During my last few encounters with my ex-sibling, I just shut down and didn’t initiate any sort of conversation since it seemed that I was putting myself in the line of attack no matter what.

Self-Sabotage

I knew something was wrong. I was slowly being worn down, on edge and wary. In the rare event of a normal conversation with the sibling, I’d actually note it in my journal, like some pivotal moment in history.

Are you deflated after a conversation with a narcissist or manipulator? Their verbal gymnastics and mind games are quite impressive. If you ever object (as I tried) or can’t keep up (who can? The narc will veer off course and keep you unbalanced, rather than engage in a fruitful, meaningful discussion), you’ll be sneered or laughed at, or subtly put down for your tastes and opinions.

My body tried to get my attention: tense muscles, bouts of insomnia, jumpy from nerves. I was exhausted from the constant thoughts clanging around in my brain, trying to explain away what was happening.

How could I possibly be related to him?  Why the hell can’t he see what he’s doing?

In fact, they don’t want to and don’t feel they have to.

Do you try to convince yourself you’re not really living a one-sided relationship with your family/friend/partner/work colleague? Are you afraid of being judgmental? Do you feel you have to be more understanding, more patient, more everything, while the other person takes and takes and uses you as a doormat, verbal punching bag, rescuer and emotional prop?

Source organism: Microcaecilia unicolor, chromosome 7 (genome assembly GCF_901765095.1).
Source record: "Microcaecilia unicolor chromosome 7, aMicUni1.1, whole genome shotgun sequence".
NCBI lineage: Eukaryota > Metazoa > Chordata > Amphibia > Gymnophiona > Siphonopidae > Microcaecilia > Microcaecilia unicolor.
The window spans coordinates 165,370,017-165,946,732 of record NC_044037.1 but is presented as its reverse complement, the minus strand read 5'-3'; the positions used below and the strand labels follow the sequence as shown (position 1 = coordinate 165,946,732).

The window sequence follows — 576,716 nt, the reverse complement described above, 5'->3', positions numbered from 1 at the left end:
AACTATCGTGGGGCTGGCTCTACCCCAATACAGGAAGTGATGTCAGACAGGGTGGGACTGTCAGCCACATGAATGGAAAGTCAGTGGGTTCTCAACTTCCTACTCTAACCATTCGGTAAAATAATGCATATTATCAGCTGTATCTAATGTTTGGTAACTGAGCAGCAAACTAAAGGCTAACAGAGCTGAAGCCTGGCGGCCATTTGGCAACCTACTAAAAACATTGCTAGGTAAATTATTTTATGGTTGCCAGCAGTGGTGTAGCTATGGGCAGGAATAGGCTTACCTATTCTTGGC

Don’t wrestle with a pig. You’ll get dirty, and besides, the pig likes it.

I thought I had to hang on to people. You know the myths: “till death do us part”, “blood is thicker than water”, “friends forever”.

Our brains remember all the garbage we’ve been told, stuff that’s been passed down generation after generation: “be nice”, “forgive and forget”, “don’t think about things like that”, “you’re too sensitive”.  If we play those old worn out sayings too often in our minds, we can wobble in our determination to help ourselves. Only what you feel counts. Not generational myths.

Too much unhappiness and abuse have been endured by people unnaturally trying to stick together because of society’s myths. It’s time for a divorce: family, friends, partners: whoever puts you down, shatters your soul, uses you in any way. Get rid of them.

Know what? You’re not judgmental: you’re perceptive and discerning.

Relief

One day Dr. George Simon had crawled into my brain, saw what I was going through and wrote the following (from In Sheep’s Clothing):

“So, even when our gut tells us that somebody is attacking us and for no good reason, or merely trying to overpower us, we don’t readily accept the notions. We usually start to wonder what’s bothering the person so badly “underneath it all” that’s making them act in such a disturbing way. We may even wonder what we may have said or done that “threatened” them. We may try to analyze the situation to death instead of simply responding to the attack. We almost never think that the person is simply fighting to get something they want, to have their way with us, or gain the upper hand. And, when we view them as primarily hurting in some way, we strive to understand as opposed to taking care of ourselves. (emphasis mine)”